Finally some fairness for electricity ratepayers
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As an essential commodity that powers every modern household, electricity is something most of us wouldn’t know how to live without. Families at all income levels rely on it to power everything from their coffee pot in the morning to their reading lamp at night. We rely on it to heat our homes, warm our meals and charge our devices. But electricity is not getting any cheaper.

Anyone who’s monitored their utility bills over the past eight years has seen a steady increase in the amount they owe. And while rising prices squeeze every ratepayer, they have particularly dramatic consequences for the already tight budgets of America’s working poor. So as lawmakers shape energy policy, it’s critically important that they consider the needs of those among us who are struggling financially.

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One idea currently under consideration by Congress is called The Ratepayer Fairness Act. It was authored by Congressman Mike Pompeo of Kansas and Senator Jeff FlakeJeffrey (Jeff) Lane FlakeMcCain rips Trump for attacks on press Bipartisan group to introduce DACA bill in House Flake's anti-Trump speech will make a lot of noise, but not much sense MORE of Arizona and aims to protect working-class Americans from covering the costs of special energy technologies they could never afford to use themselves.

The proposal requires public utilities to examine whether new policies benefit only a small number of wealthy electric consumers, then directs them to publicize their findings. It also compels utilities to study whether new policies hand affluent ratepayers an unfair advantage or have a negative impact on the security of our energy infrastructure.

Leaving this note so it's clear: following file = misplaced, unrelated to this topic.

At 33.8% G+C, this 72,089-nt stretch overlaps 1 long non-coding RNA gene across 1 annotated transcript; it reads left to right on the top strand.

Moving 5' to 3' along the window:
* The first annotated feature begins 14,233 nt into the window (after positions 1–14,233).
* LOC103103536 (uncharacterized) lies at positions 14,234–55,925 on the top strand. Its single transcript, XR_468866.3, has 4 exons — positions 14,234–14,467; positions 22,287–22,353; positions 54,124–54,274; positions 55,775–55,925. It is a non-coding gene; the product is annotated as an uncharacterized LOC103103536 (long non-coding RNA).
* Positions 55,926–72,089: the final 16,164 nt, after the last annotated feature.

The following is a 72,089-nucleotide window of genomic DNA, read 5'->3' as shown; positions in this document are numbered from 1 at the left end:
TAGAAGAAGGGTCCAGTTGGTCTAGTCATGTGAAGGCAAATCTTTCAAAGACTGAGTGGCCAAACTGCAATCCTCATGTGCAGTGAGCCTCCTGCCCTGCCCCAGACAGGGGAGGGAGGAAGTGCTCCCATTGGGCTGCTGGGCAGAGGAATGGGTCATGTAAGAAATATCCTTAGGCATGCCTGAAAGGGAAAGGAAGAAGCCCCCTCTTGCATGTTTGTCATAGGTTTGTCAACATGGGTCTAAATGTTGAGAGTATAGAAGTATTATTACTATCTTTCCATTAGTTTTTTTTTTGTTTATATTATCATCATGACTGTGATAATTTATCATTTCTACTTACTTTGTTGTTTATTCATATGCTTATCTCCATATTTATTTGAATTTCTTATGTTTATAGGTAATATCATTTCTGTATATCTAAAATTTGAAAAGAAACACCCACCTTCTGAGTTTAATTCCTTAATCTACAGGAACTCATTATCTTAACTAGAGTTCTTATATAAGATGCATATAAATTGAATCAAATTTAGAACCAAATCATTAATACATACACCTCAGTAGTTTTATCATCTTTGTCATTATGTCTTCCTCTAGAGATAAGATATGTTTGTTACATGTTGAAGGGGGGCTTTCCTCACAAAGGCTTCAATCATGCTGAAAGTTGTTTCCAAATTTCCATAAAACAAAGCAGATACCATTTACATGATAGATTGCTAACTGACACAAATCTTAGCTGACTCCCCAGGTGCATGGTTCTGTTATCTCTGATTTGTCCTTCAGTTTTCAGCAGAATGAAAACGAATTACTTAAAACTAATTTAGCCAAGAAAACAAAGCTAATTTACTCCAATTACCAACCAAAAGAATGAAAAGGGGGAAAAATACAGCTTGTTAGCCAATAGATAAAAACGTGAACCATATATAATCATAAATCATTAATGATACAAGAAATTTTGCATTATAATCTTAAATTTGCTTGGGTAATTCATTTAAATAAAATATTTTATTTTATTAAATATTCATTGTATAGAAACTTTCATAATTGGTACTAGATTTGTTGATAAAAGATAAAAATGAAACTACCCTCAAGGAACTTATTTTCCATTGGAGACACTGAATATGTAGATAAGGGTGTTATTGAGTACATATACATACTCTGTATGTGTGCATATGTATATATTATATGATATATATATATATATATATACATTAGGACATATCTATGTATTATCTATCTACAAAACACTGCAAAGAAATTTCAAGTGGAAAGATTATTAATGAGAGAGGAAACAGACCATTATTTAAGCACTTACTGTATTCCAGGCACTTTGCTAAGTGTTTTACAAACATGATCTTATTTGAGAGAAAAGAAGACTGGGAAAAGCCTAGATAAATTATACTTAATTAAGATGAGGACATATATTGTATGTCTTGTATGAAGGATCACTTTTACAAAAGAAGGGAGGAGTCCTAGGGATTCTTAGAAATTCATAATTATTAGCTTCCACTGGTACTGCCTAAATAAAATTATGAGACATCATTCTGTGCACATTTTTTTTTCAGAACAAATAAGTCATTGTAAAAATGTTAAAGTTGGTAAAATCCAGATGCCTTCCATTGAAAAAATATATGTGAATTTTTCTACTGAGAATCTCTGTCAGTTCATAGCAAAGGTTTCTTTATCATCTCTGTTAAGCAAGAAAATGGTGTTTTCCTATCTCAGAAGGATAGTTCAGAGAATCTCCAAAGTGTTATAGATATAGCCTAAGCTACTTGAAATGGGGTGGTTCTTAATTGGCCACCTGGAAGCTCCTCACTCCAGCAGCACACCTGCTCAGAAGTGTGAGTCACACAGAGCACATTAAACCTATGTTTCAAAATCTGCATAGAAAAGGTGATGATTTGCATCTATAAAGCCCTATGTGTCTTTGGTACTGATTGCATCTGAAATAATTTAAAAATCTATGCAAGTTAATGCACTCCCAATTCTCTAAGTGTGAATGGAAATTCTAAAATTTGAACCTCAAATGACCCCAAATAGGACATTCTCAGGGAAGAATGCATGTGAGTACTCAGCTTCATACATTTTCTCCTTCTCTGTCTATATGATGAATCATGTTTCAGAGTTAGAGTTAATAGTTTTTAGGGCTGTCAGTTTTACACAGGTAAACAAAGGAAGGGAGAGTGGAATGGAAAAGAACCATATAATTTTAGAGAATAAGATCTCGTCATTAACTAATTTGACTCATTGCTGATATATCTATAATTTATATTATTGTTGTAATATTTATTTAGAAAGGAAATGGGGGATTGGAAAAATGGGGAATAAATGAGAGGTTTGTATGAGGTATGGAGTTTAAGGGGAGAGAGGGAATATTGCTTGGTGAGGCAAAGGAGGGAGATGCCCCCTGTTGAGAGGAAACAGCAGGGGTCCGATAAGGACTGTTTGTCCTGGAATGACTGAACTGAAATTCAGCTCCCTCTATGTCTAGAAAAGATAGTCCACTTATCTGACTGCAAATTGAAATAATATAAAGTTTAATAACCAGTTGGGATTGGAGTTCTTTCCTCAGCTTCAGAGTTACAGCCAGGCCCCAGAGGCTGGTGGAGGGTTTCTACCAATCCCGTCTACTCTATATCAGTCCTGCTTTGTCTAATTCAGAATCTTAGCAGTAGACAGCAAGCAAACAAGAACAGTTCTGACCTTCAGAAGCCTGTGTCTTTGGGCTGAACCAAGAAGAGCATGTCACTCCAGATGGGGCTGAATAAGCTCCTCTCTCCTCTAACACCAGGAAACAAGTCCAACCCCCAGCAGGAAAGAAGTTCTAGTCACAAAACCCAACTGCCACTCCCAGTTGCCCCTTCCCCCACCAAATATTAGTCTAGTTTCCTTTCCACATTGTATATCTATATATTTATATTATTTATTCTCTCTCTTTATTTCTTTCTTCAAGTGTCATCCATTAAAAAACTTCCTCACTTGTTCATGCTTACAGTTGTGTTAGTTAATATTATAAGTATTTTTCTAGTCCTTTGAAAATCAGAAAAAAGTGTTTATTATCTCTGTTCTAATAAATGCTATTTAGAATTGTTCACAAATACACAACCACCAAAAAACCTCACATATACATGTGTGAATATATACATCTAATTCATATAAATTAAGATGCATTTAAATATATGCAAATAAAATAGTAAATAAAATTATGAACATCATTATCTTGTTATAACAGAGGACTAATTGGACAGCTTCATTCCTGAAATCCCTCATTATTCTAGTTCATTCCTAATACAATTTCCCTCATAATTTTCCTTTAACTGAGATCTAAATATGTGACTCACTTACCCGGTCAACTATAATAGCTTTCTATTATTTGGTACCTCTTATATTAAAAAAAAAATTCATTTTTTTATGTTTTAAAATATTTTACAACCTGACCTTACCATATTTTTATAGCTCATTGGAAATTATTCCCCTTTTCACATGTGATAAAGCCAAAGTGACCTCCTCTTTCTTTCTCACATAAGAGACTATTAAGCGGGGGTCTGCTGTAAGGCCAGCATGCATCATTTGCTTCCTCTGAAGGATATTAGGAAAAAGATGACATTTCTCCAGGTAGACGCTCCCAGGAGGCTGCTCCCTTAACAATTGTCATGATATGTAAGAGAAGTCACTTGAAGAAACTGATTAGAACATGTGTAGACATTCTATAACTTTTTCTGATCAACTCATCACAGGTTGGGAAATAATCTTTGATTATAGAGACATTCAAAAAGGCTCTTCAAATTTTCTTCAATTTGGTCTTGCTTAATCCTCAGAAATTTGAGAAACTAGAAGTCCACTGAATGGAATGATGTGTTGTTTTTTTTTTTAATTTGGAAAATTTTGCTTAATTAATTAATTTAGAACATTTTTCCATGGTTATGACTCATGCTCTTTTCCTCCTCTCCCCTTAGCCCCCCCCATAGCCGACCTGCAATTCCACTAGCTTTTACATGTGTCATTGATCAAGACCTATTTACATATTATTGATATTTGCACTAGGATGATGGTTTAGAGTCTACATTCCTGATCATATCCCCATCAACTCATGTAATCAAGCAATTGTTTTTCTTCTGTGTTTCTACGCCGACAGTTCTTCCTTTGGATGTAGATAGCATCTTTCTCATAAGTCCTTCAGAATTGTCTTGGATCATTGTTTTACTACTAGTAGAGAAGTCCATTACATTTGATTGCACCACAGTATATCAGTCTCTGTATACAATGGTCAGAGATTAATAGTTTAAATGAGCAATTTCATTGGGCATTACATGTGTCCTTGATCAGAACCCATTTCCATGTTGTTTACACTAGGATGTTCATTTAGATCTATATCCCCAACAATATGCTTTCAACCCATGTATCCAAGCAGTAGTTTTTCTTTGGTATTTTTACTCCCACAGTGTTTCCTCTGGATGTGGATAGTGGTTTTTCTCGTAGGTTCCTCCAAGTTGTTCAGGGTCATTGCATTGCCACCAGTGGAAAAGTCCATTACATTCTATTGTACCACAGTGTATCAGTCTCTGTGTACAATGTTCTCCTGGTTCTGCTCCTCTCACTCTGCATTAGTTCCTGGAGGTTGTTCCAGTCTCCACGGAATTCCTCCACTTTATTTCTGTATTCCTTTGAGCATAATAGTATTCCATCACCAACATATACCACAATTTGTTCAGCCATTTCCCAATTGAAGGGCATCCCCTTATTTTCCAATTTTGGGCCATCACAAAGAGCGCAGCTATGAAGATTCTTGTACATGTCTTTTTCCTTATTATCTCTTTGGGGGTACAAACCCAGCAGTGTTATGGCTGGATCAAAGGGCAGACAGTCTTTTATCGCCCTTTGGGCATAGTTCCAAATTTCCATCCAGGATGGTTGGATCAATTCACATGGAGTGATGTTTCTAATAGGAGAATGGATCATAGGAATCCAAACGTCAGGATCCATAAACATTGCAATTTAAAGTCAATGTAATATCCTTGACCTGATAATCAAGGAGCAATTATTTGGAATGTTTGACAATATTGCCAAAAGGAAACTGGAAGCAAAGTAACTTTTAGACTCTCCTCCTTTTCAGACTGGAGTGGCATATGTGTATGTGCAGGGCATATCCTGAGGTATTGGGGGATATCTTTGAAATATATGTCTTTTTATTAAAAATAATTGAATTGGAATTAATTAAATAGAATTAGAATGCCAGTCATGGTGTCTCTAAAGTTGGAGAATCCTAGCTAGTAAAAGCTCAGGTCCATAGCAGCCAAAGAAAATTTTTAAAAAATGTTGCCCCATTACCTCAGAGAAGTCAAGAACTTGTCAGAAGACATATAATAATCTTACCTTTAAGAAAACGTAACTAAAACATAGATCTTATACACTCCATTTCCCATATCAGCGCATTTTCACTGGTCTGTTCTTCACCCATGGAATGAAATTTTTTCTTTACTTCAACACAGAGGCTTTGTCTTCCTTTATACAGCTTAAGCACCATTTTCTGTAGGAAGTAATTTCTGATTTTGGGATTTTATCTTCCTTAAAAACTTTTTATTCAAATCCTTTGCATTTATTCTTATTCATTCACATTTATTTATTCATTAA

The appropriately named Ratepayer Fairness Act is an uncontroversial way to ensure utilities focus on the pocketbooks of those most vulnerable to rising electricity prices. It recently passed the House as part of a larger energy package and now awaits consideration in the new Conference Committee tasked with blending House and Senate energy bills together.

At the Energy Equality Coalition, we believe authorities should consider the working poor before requiring them to subsidize technology they could never afford. That's why our coalition supports The Ratepayer Fairness Act and urges members of the Conference Committee to preserve it in the final bill.

The Energy Equality Coalition is fighting to end unfair subsidies and ensure a level playing field for American energy consumers. The EEC works to educate the public about energy policies that disproportionately benefit the richest among us at the expense of working-class Americans. We believe there should be balance in energy policies, not special treatment for an elite few who can afford to take advantage of them.

Our supporters are energized and eager to share their concerns with members of the new conference committee on the energy bill. And we’re confident that our message will resonate beyond the halls of the Capitol building. After all, who can oppose a level playing field for working-class energy consumers?

Landrith is a board member of the Energy Equality Coalition. He is also President and CEO of Frontiers of Freedom, a public policy think tank that promotes range of free market principles. Landrith is a recognized legal expert who appears frequently on radio, television and in print.


The views expressed by Contributors are their own and are not the views of The Hill.